Being inspired can be a magnificent, invigorating feeling. But it's also one that we know surprisingly little about. Does it happen by chance? Are all forms of inspiration the same? Can we influence how and when we feel inspired? In his new book, The Inspired Leader, Andy Bird asks some searching questions around this for leaders in business. We talked to him about how inspiration is experienced by people in positions of leadership, how they maintain it over time and how individuals have to discover the inspiration they need for themselves in order to succeed in inspiring others.
Why did you write The Inspired Leader?
People in leadership roles in all walks of life are under enormous pressure these days. There is tremendous responsibility and intensity around deliverables, and in some roles a lot of public scrutiny as well. And within that context there is also a huge emphasis on the need to inspire other people. There is so little attention given to how leaders find the inspiration they need for themselves, though. What I really wanted to do was find out how leaders maintain their spirit and where they get their motivation from - and ground that in the experiences of people from all walks of life. And I wanted to take a look at the mind sets and behaviours around inspiration that other people could then benefit from in order to find these states for themselves more often.
How do you define the feeling of inspiration?
I have noticed that people love being inspired, and on the leadership programmes that I have run there is always huge thirst for it. At one level, that is a fundamental human trait – that feeling of having our spirits lifted, letting our life force flow and seeing the possibilities of the world. And I think at a general level that’s what inspiration means.
Here, though, I’ve tightened the definition, because this is specifically about leadership inspiration. While researching the book, I spoke to Claire Chiang, who founded the Banyan Tree hotel chain, to discover where she gets her motivation from. She had a wonderful phrase that encapsulates it well for me, which is that she seeks to ‘maximise and multiply’ herself.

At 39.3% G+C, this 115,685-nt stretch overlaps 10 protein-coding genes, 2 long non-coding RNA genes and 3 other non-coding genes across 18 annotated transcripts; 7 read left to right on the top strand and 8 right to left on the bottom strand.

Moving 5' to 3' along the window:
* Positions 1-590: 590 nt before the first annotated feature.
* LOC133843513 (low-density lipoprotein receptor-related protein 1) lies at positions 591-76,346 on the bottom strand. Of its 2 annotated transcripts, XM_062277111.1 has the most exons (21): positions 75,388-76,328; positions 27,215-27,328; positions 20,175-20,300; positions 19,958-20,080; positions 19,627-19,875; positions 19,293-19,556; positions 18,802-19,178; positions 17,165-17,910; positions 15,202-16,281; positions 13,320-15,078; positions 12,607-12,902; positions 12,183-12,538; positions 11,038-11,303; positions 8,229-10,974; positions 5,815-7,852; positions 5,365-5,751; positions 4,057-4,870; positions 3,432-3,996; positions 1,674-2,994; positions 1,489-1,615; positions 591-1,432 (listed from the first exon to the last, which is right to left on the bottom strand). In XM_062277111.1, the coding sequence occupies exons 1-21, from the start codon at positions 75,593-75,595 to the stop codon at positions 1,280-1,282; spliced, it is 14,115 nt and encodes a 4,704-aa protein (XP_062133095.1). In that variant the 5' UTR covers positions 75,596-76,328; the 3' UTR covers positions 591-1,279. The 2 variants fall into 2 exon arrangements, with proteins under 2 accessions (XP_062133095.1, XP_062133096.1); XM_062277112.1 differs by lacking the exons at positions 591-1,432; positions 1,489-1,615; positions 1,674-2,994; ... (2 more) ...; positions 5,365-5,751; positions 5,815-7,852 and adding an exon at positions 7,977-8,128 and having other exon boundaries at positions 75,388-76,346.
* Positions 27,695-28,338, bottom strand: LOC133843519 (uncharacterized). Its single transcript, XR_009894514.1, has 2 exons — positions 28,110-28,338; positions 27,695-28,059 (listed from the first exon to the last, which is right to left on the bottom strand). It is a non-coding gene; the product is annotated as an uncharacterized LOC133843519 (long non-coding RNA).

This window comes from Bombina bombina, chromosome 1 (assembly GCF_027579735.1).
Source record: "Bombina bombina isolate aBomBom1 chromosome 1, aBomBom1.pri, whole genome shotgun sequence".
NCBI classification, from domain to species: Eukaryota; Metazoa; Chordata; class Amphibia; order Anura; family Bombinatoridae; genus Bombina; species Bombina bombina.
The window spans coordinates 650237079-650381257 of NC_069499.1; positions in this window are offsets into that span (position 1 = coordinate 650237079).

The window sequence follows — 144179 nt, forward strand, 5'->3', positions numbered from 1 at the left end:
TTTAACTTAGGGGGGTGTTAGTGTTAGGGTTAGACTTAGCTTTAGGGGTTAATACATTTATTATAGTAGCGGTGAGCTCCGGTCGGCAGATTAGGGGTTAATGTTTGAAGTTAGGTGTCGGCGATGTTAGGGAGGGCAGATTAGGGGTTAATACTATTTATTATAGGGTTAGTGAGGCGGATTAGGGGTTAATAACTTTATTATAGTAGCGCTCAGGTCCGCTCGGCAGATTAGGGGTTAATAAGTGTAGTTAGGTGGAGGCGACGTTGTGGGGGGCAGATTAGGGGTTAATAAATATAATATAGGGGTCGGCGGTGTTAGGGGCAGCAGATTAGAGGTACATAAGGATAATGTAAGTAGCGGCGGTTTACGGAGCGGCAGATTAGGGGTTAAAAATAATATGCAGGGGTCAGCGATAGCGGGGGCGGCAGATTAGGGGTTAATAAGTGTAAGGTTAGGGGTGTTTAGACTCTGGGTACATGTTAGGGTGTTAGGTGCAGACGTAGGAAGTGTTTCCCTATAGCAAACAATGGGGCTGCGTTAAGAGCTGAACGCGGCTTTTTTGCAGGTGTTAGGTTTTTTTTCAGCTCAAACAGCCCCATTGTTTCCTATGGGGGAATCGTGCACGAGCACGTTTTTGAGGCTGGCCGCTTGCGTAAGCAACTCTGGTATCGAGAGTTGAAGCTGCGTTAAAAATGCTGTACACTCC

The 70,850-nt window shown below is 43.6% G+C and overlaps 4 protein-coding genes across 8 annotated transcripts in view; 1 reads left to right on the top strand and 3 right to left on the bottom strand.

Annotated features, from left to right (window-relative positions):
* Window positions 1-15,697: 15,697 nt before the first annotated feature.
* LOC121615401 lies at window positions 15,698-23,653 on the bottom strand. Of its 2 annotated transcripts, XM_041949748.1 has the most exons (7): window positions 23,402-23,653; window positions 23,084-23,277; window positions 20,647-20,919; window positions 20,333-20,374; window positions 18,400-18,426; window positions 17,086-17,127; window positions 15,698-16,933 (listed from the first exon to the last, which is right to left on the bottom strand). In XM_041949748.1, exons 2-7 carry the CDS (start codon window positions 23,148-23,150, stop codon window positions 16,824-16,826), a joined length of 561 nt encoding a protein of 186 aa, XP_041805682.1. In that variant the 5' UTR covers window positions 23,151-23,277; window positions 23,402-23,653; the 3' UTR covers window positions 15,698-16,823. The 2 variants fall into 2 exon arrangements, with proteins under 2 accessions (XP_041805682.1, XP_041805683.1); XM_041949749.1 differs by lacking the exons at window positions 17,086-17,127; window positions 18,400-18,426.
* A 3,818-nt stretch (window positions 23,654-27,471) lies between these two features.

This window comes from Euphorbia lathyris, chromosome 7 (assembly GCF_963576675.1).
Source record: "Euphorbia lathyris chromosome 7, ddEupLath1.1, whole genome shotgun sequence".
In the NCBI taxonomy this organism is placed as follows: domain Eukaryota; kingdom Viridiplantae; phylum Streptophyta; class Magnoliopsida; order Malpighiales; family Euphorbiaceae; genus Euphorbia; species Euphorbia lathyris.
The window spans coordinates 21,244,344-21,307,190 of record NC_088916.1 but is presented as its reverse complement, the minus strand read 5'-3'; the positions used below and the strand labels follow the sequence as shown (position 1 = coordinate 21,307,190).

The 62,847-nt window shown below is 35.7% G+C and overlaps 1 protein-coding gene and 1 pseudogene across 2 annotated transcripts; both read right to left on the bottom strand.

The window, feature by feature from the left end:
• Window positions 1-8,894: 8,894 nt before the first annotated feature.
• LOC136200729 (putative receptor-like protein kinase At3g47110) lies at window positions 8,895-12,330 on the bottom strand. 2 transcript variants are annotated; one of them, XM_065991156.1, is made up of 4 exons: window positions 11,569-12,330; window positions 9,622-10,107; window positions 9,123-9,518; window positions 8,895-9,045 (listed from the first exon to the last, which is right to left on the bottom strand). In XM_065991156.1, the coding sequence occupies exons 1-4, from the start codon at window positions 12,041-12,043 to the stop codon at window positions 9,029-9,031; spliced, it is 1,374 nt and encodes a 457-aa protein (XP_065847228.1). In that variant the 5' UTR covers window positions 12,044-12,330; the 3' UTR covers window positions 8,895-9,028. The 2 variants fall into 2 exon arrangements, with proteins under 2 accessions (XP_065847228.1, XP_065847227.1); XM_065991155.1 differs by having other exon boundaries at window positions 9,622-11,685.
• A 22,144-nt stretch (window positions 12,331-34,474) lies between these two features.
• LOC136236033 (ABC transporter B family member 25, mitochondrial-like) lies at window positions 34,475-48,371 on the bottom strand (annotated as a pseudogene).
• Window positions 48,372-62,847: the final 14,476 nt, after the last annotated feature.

Seeing opportunities to grow, for me, is the ‘maximise’ bit. The ‘multiplying’ is the interesting bit about leadership – if you make the most of yourself, then there is also the desire to increase that beyond yourself; to make a difference and have a positive impact on the world.
How can we foster conditions in our own lives to be inspired?
We all get inspired now and again – but does it happen by chance? I would argue you can’t choose the specific moment when you might feel inspired, but what I think is exciting is that you can increase and improve the conditions that will help you feel inspired. There are things you can do that significantly increase your chances of experiencing it more deeply and more regularly.
In inspiration, an interaction takes place between three things: the first are the triggers we experience around us; the people we meet and the events we experience. An important source of inspiration for leaders also tends to be challenging situations, for example. And one way to approach this is to expose yourself to those triggers more often.
The second element is our mindset; if we engage with the world in the spirit of openness and curiosity and look to learn rather than to judge, we are far more likely to see the positive in things - and the triggers to inspiration are much more likely to have an impact on us.